Last fall, Sahir brought his Miata to Pineview and allowed Josh and I to drive it. Sahir had just won the C4 class of the Pineview Challenge Cup the week before and was on pace. Josh is a two-time Challenge Cup overall winner and one of the fastest people I know. I haven’t won any championships, but I’m a self-proclaimed Miata and Pineview specialist, and I go fast when those two things are combined. So we all know the track really well, but our driving styles differ. I wanted to see by how much, and what we could learn from each other.
I imported all the laps in Race Studio and threw out the first lap of each session. For some reason, the first laps create fast sector times that are impossible. Then I created a track map with seven sectors. Formula 1 uses three sectors, MotoGP uses four. I wanted to get more granular, and see where each driver was doing their best. This put the track divisions on the straights between T2-T3, T5-6, T7-T8, T10-T11, T11-T12, and T12-T13. See the shitty image below.
I then used the Split Report feature to see how we did in each split. If you click the History tab on each sector, this gives you a histogram chart that makes it easier. A long green bar is a slow sector. A short red bar means the fastest sector time. Check it out. (Yellow bars are rolling laps, ignore for now.)
- Run 3 is Sahir. He does six hot laps (laps 2-7) with a best lap of 1:18.537. He sets the fastest time in the sixth sector, the Blind Hairpin.
- Run 4 is Josh. You’ll notice he only puts in two laps with a best lap of 1:18.873. In an unfamiliar car, in two laps, he almost matches Sahir’s time (and only .1 seconds off Sahir’s PV Cup wining lap). Josh kills it in Sector 1.
- Run 5 is me. I do seven hot laps with a best lap of 1:17.674. I set the fastest time in the remaining sectors. Enh, I’m fast in Miatas, and on this track in particular.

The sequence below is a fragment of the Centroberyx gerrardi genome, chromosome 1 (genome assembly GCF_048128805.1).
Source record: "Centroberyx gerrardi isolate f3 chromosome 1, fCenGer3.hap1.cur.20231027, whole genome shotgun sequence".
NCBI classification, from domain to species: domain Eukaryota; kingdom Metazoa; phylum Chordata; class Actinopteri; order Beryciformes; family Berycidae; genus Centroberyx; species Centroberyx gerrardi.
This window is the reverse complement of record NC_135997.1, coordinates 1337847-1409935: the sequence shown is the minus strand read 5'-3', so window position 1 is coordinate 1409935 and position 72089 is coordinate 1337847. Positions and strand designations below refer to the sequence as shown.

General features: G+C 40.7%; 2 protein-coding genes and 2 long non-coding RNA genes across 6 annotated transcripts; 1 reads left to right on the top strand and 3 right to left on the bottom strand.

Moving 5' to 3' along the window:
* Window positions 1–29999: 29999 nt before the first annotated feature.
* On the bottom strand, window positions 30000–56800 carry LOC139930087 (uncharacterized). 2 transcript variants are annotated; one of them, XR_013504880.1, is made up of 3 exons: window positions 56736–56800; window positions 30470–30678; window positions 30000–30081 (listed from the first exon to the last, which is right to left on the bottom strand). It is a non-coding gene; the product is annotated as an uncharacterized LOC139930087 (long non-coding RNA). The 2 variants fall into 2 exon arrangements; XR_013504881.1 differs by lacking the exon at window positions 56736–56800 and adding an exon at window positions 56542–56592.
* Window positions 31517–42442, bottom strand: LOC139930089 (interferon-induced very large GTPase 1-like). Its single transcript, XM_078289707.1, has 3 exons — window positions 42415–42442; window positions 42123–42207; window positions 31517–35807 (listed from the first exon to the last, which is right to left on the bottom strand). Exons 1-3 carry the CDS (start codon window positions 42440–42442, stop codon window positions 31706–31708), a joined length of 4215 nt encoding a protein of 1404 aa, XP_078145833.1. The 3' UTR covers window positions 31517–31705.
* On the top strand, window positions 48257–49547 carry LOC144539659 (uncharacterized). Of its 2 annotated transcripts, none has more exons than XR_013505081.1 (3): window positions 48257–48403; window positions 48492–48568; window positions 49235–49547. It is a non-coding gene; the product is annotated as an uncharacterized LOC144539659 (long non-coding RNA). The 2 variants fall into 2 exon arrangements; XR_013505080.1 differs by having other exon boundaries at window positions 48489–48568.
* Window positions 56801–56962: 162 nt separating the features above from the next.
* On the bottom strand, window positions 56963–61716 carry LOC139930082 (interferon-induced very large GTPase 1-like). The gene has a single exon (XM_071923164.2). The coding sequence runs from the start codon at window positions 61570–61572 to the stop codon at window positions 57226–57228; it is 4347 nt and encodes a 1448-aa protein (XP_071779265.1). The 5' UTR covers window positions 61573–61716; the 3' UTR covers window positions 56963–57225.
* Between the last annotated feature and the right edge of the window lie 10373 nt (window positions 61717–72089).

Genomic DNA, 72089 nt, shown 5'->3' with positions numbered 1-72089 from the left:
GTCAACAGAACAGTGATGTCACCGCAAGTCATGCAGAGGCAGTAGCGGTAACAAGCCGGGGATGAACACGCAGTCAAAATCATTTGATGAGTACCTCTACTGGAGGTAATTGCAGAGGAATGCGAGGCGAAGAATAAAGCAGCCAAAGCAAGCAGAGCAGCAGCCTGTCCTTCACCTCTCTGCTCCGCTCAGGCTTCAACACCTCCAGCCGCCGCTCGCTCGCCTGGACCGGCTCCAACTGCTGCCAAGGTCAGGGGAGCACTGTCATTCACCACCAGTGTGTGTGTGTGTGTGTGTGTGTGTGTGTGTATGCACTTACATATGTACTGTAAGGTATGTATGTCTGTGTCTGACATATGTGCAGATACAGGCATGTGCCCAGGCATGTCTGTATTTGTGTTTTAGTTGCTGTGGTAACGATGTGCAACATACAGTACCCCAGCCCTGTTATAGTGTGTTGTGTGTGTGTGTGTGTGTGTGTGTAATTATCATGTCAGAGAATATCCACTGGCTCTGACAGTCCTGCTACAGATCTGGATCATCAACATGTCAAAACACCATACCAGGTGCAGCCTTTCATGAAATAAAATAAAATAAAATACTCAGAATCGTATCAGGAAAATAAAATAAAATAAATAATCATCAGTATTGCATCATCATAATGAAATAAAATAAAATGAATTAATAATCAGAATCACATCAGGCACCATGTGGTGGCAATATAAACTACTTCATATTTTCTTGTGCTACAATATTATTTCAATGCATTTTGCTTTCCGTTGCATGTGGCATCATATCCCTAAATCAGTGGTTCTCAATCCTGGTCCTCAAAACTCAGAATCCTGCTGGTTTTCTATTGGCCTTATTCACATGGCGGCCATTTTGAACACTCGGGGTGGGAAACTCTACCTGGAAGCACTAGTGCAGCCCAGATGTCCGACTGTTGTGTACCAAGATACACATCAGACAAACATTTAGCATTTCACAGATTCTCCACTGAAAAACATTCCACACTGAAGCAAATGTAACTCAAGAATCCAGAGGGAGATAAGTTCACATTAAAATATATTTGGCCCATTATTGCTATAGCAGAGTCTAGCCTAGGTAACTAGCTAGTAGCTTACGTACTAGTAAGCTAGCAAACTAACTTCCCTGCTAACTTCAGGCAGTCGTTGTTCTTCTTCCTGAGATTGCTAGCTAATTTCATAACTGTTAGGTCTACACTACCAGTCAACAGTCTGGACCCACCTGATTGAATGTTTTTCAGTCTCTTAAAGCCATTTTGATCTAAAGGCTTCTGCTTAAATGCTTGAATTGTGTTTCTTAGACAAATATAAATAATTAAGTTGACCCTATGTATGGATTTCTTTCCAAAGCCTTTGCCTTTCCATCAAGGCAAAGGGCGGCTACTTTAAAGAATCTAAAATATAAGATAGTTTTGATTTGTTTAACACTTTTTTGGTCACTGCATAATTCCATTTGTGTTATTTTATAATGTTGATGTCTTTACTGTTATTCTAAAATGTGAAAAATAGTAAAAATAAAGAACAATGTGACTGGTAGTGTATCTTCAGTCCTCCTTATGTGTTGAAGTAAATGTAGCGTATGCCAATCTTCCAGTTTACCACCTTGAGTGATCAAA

As good as any of us are individually, if you put all of our best sectors together, we’d do a 1:17.192! That’s half a second faster than I went, and about 1.5 seconds faster than Sahir and Josh. OK then, what can we learn from each other?
In the following speed traces, Josh is black, Sahir is blue, and I’m red. I’m using the two fastest laps from each person. First let’s look at Josh, he’s magic in Sector 1. Notice on the bottom graph (time-distance) that one black squiggle that’s below all of the other colored lines. He has a higher minimum speed in T2, and puts some time in his pocket.
Next is sectors 2-5, and I’m fastest at three points in particular, circled in orange: In T4, my line allows me to get to the throttle earlier; In T7, I use a straighter approach that allows me to brake deeper and harder on the entry; In the Knuckle, I take a deep double-apex line that keeps my speed longer. Interestingly, we’re all very even in the Uphill Esses (notice that all the lines in the bottom graph are basically horizontal from 1700′-2400′). Nobody is winning that part.
Sahir is fastest in Sector 6 by .01 seconds. The time-distance graph has a dip at 3500′ which corresponds to his speed advantage at that point. He’s simply braking later than us chickens, and that’s understandable because the Blind Hairpin has claimed a couple cars on the berm.
In the final sector I gain a little time by braking later (notice the height of the red lines at 4100′), and I get another boost of speed right between Turns 14 and 15 at 4500′. (Ignore where the cursor is.)
None of us are professional drivers, and we can all improve by simply looking at what each other is doing. But this is really only possible by using data. It’s a bit late to make a New Year’s resolution, but if you aren’t using data, make a resolution to do that now instead of next year. I’ll be your accountability partner!